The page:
Baptist Pastor Wendell Griffen Calls Many U. S. Policies “a Re-assassination” of Martin Luther King Jr.

Pastor Wendell Griffen
Pastor Wendell Griffen

America honors Martin Luther King 46 years after his assassination with statues and a federal holiday but has done little to challenge “the giant triplets of racism, materialism and militarism” that King struggled to oppose, according to Baptist pastor and district court judge Wendell Griffen.

Bestowing platitudes on King’s life and ministry while disregarding his warn­ings “amounts to a re-assassination of Dr. King,” Griffen, pastor of New Millennium Baptist Church in Little Rock, Ark., wrote in the Winter 2014 edition of Christian Ethics Today.

A year to the day before his death on April 4, 1968, King preached a controversial message at Riverside Church in New York City linking the civil rights movement to opposition to the Vietnam War.

While President Obama took the oath of office for his second term with his hand on a Bible that belonged to Dr. King, Griffen observed, the “same spirit of militarism that produced the tragedy that King denounced concerning Vietnam” remains evident in policies like the president’s failed attempt to invade Syria and “wholesale spying on American citizens and others throughout the world.”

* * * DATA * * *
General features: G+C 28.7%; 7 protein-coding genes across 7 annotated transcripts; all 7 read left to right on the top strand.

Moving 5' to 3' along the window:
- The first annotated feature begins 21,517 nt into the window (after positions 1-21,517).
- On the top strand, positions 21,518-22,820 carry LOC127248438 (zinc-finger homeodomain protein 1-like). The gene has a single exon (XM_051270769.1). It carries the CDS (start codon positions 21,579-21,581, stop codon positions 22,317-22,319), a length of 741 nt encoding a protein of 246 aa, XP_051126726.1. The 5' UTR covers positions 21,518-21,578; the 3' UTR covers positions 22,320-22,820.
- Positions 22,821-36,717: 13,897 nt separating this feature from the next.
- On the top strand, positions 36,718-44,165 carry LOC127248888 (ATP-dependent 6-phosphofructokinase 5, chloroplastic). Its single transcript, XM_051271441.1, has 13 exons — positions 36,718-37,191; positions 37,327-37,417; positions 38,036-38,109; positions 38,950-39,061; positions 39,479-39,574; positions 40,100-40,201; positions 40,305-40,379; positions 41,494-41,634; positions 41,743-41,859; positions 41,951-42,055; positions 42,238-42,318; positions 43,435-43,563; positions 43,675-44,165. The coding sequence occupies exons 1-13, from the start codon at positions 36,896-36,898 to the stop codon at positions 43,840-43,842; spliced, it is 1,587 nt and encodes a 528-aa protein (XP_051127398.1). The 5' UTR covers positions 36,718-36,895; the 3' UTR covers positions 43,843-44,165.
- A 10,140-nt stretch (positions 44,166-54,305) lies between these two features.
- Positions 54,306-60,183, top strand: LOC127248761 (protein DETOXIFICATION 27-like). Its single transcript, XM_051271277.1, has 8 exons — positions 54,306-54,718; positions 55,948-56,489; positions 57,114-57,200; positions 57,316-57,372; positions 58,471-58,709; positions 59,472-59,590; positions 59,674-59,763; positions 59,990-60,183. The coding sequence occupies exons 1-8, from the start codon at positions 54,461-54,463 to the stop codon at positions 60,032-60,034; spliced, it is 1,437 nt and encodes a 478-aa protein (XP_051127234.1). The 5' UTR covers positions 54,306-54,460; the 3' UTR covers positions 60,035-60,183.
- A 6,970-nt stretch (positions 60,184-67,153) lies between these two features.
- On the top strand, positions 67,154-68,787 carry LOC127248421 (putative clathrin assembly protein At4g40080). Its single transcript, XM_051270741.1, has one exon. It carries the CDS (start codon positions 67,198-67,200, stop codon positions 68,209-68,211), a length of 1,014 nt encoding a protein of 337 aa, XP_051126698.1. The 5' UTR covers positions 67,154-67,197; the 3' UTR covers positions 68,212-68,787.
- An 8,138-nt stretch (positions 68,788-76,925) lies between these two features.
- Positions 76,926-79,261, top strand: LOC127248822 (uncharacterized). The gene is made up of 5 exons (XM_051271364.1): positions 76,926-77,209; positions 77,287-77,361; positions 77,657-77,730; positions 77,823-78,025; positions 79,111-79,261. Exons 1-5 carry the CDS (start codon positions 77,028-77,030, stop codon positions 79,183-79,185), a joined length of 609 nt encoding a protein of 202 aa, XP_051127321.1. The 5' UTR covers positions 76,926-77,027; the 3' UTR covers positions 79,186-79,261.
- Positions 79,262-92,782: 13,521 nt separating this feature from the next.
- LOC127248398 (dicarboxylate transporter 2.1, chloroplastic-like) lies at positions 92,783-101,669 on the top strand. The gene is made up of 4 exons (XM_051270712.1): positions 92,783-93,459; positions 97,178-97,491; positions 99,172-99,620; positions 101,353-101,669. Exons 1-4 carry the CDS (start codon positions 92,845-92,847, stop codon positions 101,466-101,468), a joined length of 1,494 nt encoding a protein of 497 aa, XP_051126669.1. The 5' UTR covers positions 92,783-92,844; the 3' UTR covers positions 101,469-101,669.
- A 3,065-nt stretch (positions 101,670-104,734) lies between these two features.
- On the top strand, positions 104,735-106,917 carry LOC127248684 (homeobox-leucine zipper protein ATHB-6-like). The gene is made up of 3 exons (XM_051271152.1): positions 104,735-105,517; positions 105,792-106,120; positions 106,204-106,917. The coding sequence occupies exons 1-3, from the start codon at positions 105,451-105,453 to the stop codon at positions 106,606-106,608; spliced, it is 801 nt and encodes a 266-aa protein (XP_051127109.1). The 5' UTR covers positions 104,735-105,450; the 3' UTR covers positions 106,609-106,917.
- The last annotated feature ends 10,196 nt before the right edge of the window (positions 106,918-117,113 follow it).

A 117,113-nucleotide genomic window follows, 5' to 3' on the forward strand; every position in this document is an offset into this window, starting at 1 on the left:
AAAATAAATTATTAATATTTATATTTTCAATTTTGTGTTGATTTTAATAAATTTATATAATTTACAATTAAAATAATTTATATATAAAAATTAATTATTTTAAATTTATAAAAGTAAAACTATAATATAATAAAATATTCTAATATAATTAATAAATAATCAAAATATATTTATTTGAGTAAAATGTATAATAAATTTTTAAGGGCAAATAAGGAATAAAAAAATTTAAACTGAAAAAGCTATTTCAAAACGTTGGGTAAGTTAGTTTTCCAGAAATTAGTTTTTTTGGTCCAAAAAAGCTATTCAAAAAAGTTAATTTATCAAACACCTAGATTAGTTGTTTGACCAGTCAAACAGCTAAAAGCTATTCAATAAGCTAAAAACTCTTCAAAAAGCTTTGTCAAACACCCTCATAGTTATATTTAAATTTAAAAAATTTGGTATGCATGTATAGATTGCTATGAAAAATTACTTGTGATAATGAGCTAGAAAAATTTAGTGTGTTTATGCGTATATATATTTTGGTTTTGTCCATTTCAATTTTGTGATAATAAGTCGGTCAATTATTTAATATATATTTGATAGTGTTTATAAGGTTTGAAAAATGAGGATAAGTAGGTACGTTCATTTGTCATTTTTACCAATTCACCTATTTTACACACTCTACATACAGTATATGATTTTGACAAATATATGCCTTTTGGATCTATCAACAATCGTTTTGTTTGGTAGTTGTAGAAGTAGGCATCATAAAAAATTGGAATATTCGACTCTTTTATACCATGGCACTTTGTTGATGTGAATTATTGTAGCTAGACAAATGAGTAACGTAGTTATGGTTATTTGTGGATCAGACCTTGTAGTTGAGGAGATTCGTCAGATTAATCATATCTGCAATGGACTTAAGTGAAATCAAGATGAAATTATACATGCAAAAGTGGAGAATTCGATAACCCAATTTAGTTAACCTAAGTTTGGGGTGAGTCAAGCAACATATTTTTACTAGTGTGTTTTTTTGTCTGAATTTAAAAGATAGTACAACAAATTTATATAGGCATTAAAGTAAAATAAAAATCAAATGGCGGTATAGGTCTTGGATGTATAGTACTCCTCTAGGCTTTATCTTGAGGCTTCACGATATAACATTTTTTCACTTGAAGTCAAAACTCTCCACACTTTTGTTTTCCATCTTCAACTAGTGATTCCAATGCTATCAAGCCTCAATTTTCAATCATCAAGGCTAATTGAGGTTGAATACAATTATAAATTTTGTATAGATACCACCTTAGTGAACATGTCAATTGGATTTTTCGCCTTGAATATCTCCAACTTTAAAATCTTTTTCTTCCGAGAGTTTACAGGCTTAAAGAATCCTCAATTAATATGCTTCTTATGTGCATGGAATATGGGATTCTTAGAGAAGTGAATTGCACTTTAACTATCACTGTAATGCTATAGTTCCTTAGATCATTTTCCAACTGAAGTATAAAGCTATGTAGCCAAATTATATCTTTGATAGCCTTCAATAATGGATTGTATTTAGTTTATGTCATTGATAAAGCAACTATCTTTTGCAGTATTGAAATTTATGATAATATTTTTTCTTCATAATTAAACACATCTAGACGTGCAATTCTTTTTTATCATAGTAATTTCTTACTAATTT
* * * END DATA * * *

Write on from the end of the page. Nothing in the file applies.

Five years after President Obama and Attorney General Eric Holder became the first black persons to hold their respective offices, Griffen said, “racial profiling is as much a reality as it was when Dr. King was assassinated.”

“Trayvon Martin, Oscar Grant and Amadou Diallo, like Martin Luther King Jr., were black men shot to death by people who claimed the moral and legal right to take their lives,” Griffen said. “These and other less-notorious examples show that Americans clearly have not become more informed or responsive to racial injustice since Dr. King died.”

Griffen said the “law and order” and “war on drugs” mantra used by every U.S. president since Lyndon Johnson has given rise to the mass incarceration of millions of Americans who are dis­proportionately persons of color. “The oppressive law enforcement policies that gave rise to civil unrest during Dr. King’s lifetime still operate against people who are black and brown,” he observed.

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SOURCE: Associated Baptist Press
Bob Allen

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